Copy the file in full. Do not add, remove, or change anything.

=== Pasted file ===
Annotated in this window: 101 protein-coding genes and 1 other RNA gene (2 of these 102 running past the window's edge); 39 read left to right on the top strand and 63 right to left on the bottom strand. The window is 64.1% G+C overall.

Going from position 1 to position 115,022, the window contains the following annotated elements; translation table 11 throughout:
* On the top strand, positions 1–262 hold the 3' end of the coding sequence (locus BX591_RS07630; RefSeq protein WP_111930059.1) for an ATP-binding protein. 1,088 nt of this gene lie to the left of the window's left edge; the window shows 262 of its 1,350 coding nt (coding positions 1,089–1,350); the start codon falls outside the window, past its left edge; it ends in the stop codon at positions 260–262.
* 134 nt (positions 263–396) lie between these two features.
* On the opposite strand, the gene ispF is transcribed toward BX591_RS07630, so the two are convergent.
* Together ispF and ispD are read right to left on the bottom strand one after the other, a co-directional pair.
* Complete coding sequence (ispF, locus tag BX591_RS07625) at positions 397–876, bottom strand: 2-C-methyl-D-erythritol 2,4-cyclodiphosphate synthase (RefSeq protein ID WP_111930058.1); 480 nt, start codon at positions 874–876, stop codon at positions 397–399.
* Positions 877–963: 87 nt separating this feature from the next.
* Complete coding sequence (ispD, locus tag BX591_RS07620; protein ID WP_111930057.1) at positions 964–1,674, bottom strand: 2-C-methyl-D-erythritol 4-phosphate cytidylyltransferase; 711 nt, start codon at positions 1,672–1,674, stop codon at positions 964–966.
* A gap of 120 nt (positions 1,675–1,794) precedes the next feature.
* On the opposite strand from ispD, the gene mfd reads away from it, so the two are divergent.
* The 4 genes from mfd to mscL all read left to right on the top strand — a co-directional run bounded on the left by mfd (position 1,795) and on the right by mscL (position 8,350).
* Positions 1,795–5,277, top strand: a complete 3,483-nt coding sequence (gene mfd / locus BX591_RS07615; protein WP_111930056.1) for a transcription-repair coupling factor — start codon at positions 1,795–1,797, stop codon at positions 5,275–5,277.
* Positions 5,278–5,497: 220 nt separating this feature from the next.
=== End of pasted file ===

Annotated in this window: 101 protein-coding genes and 1 other RNA gene (2 of these 102 running past the window's edge); 39 read left to right on the top strand and 63 right to left on the bottom strand. The window is 64.1% G+C overall.

Going from position 1 to position 115,022, the window contains the following annotated elements; translation table 11 throughout:
* On the top strand, positions 1–262 hold the 3' end of the coding sequence (locus BX591_RS07630; RefSeq protein WP_111930059.1) for an ATP-binding protein. 1,088 nt of this gene lie to the left of the window's left edge; the window shows 262 of its 1,350 coding nt (coding positions 1,089–1,350); the start codon falls outside the window, past its left edge; it ends in the stop codon at positions 260–262.
* 134 nt (positions 263–396) lie between these two features.
* On the opposite strand, the gene ispF is transcribed toward BX591_RS07630, so the two are convergent.
* Together ispF and ispD are read right to left on the bottom strand one after the other, a co-directional pair.
* Complete coding sequence (ispF, locus tag BX591_RS07625) at positions 397–876, bottom strand: 2-C-methyl-D-erythritol 2,4-cyclodiphosphate synthase (RefSeq protein ID WP_111930058.1); 480 nt, start codon at positions 874–876, stop codon at positions 397–399.
* Positions 877–963: 87 nt separating this feature from the next.
* Complete coding sequence (ispD, locus tag BX591_RS07620; protein ID WP_111930057.1) at positions 964–1,674, bottom strand: 2-C-methyl-D-erythritol 4-phosphate cytidylyltransferase; 711 nt, start codon at positions 1,672–1,674, stop codon at positions 964–966.
* A gap of 120 nt (positions 1,675–1,794) precedes the next feature.
* On the opposite strand from ispD, the gene mfd reads away from it, so the two are divergent.
* The 4 genes from mfd to mscL all read left to right on the top strand — a co-directional run bounded on the left by mfd (position 1,795) and on the right by mscL (position 8,350).
* Positions 1,795–5,277, top strand: a complete 3,483-nt coding sequence (gene mfd / locus BX591_RS07615; protein WP_111930056.1) for a transcription-repair coupling factor — start codon at positions 1,795–1,797, stop codon at positions 5,275–5,277.
* Positions 5,278–5,497: 220 nt separating this feature from the next.